There are plains and hills on the ocean's floor. Deep-sea plains exist only where turbidity currents can reach the ocean floor to deposit sediments. Most deep-sea hills are only a few kilometers wide and a few hundred meters high. Seamounts are larger hills and peaks of the ocean floor that rise more than 1,000 meters above the general level of the sea floor.
Sea-floor features are formed when the sea floor spreads apart from the rift valleys in the mid-ocean ridge. They come together at the deep-sea trenches. There, one plate rides over the top of another. The bottom plate is dragged into the earth's mantle. Deep-sea trenches are formed.
Eniwetok Atoll is a classic example of movement in the earth's crust. The coral reefs of Eniwetok are 1400 meters high. Coral reefs form in warm, shallow water This proves that at one time the sea floor which supports this coral reef was in shallow water.
The volume of water in the ocean basins is estimated at 1.37 billion cubic kilometers, and most of this is in motion in the major ocean currents. The constant flow of oceanic waters affects conditions where organisms live, warming the eastern continental coasts and northern portions of west coasts of continents and cooling the other western portions of continents. Currents are of great importance in the ecology of islands and other terrestrial ecosystems, since currents transport water-resistant seeds to distant regions, and many plant and animal species have been dispersed widely by drifting on "rafts" of matted vegetation. Similar drifting determines the distribution of suspended forms of marine life. Oceanic currents also affect plant and animal life throughout the earth by distributing solar heat. Marine waters absorb tremendous amounts of heat in the equatorial regions; oceanic currents redistribute this heat, arming coastal regions and landmasses quite far poleward.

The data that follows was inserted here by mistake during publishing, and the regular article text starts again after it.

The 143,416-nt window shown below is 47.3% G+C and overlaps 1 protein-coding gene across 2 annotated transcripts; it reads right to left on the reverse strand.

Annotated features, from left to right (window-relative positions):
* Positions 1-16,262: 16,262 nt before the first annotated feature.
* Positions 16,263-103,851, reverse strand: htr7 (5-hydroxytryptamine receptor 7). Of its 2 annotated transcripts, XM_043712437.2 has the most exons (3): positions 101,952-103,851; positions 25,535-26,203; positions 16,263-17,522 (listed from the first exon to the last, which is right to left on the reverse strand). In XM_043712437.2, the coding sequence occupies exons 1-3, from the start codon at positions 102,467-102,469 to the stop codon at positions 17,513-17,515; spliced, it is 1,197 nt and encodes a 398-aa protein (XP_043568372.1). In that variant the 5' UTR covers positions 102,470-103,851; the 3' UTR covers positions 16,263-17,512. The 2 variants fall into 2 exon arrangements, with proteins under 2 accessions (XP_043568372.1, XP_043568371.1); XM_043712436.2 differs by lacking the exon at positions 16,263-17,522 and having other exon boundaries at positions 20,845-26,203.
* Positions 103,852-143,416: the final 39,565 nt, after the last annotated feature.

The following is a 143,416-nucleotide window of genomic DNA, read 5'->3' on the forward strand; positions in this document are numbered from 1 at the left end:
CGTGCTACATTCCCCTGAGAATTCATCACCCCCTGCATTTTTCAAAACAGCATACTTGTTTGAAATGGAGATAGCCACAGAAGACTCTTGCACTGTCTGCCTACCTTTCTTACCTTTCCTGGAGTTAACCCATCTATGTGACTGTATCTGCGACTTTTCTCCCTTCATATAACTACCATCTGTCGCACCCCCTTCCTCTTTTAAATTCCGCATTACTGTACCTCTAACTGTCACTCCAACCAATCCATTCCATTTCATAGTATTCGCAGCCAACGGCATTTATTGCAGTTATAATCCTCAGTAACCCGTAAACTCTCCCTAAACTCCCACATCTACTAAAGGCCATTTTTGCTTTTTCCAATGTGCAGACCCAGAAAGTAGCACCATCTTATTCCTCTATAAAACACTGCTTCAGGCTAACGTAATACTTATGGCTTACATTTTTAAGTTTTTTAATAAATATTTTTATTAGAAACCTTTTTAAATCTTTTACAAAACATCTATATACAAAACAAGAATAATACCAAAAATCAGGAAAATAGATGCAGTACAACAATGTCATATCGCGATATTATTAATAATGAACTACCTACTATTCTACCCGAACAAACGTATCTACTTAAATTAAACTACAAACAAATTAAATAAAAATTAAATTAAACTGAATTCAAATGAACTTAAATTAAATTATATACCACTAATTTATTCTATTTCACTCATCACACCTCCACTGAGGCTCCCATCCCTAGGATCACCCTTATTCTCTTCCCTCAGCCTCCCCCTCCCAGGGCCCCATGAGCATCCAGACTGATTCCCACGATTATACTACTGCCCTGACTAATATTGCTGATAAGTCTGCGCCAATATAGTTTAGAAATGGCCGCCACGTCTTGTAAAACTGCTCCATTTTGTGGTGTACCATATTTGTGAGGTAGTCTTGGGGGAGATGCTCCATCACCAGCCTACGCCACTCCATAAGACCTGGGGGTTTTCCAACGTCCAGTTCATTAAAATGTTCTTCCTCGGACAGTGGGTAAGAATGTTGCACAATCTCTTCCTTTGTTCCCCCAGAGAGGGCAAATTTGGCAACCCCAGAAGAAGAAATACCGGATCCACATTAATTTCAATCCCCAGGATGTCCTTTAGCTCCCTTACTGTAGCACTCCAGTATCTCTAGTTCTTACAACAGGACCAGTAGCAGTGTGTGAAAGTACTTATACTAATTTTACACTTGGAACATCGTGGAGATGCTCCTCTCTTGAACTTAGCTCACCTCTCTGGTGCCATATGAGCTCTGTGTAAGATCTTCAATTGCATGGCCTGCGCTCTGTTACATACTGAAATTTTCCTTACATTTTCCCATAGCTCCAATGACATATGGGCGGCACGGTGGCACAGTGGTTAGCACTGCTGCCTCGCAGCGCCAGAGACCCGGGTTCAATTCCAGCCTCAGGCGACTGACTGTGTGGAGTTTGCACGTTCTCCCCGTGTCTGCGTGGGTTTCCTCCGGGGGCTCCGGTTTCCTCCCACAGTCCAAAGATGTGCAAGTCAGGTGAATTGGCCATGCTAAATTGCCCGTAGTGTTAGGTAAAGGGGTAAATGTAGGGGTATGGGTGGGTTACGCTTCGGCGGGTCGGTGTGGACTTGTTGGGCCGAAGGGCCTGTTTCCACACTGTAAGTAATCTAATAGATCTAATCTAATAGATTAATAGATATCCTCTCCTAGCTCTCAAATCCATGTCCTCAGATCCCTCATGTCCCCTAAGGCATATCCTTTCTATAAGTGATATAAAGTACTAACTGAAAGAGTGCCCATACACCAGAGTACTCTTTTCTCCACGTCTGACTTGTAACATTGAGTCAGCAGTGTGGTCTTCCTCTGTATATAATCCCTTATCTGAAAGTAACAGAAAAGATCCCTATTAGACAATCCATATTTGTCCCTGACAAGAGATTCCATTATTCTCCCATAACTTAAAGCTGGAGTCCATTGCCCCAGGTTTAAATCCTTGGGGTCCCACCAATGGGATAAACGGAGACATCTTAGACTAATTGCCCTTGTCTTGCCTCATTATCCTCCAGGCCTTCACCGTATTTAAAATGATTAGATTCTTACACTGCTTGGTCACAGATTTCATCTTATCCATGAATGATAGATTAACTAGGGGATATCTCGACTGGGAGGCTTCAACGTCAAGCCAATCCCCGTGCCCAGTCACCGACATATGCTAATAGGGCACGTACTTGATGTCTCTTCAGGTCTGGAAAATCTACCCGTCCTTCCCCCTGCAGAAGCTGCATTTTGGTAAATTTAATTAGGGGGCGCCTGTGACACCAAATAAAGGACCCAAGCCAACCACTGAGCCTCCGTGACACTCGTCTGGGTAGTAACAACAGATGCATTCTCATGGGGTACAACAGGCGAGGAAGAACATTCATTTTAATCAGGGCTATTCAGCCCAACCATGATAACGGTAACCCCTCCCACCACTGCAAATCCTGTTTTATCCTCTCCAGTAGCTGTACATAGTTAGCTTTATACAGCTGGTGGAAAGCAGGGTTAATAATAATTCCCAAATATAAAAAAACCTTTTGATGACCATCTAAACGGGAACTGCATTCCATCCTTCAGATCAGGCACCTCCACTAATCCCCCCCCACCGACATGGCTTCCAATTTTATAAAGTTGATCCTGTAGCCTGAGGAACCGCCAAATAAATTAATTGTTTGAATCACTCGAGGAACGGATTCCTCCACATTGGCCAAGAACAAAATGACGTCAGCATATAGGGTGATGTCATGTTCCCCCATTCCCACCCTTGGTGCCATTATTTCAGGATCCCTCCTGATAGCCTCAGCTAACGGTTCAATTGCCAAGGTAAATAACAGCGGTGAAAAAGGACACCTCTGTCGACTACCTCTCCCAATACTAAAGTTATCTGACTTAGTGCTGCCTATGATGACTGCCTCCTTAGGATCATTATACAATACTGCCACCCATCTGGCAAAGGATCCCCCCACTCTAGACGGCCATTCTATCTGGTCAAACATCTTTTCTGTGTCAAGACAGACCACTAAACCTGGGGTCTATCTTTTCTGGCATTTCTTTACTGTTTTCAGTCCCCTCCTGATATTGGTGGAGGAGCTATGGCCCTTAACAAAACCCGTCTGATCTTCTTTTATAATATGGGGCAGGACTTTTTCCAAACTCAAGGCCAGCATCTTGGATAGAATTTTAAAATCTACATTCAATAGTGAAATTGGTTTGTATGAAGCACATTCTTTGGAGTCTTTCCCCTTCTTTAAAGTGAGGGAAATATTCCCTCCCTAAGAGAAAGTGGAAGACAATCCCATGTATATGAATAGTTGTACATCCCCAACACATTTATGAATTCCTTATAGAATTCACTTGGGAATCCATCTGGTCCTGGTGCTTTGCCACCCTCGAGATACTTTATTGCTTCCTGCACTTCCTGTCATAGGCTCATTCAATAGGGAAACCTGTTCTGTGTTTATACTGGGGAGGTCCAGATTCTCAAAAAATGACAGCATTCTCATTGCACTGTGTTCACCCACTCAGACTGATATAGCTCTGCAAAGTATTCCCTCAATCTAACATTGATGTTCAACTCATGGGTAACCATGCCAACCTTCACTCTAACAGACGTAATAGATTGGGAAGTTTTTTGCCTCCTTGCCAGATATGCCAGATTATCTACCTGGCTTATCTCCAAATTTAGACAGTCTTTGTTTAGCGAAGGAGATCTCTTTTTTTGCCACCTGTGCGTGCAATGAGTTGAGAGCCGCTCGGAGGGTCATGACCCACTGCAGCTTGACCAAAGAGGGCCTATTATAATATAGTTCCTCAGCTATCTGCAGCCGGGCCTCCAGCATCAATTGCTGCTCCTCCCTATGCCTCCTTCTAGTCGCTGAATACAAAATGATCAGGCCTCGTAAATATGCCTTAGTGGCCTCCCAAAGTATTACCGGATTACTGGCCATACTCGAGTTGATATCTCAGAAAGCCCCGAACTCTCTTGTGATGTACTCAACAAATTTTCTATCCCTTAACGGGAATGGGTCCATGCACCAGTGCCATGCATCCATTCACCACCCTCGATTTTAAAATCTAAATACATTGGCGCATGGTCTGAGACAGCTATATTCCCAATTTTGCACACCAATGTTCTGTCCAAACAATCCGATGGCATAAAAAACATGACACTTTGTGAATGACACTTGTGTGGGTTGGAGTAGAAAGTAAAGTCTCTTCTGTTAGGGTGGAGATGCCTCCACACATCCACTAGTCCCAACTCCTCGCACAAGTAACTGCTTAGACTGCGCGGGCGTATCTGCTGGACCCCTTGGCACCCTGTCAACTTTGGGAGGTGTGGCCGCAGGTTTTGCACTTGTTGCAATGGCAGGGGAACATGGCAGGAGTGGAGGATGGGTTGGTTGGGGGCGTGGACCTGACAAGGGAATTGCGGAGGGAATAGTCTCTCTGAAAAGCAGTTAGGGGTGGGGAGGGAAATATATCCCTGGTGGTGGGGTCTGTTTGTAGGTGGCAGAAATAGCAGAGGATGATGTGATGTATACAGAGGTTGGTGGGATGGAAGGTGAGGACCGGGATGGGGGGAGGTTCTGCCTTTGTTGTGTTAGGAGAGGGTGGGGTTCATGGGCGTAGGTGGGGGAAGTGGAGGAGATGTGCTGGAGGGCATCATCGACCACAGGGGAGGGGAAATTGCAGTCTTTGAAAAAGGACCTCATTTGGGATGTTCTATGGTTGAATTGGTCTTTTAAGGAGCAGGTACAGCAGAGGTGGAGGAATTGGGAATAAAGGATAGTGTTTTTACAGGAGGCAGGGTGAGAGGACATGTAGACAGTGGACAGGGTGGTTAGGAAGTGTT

2. Using an aquarium, clay, and water, reconstruct a model of an ocean basin. Fish and other small aquatic animals can be placed in the aquarium for visual purposes. Outside the tank, a terrestrial biome can be constructed to include a land mass of some type, mountains, rivers, and even a volcano. The students should be encouraged to express themselves fully in this activity.)
Eniwetok Atoll - coral reef found in the Marshall Islands which has been the subject of much ecological study
mid-ocean ridge - mountains beneath the sea
plate tectonics - theory concerning plate movement due to seismic activity
rift valley - valley formed along a rift fault or lateral fault; a fault being a break in the earth's crust along which movement has occurred
sea-floor spreading - movement of the sea-floor away from the mid-ocean ridge
terrestrial biomes - land masses
trenches - a very deep area of the ocean, associated with volcanic island arcs
turbidity currents - a current or flow caused by the movement downslope of water heavy because of its suspended material (muddy water)
This is the time this file has been accessed since 04/02/98.
The University of Tennessee at Martin is not responsible for the information or views expressed here.
Seventh Grade Science Home Page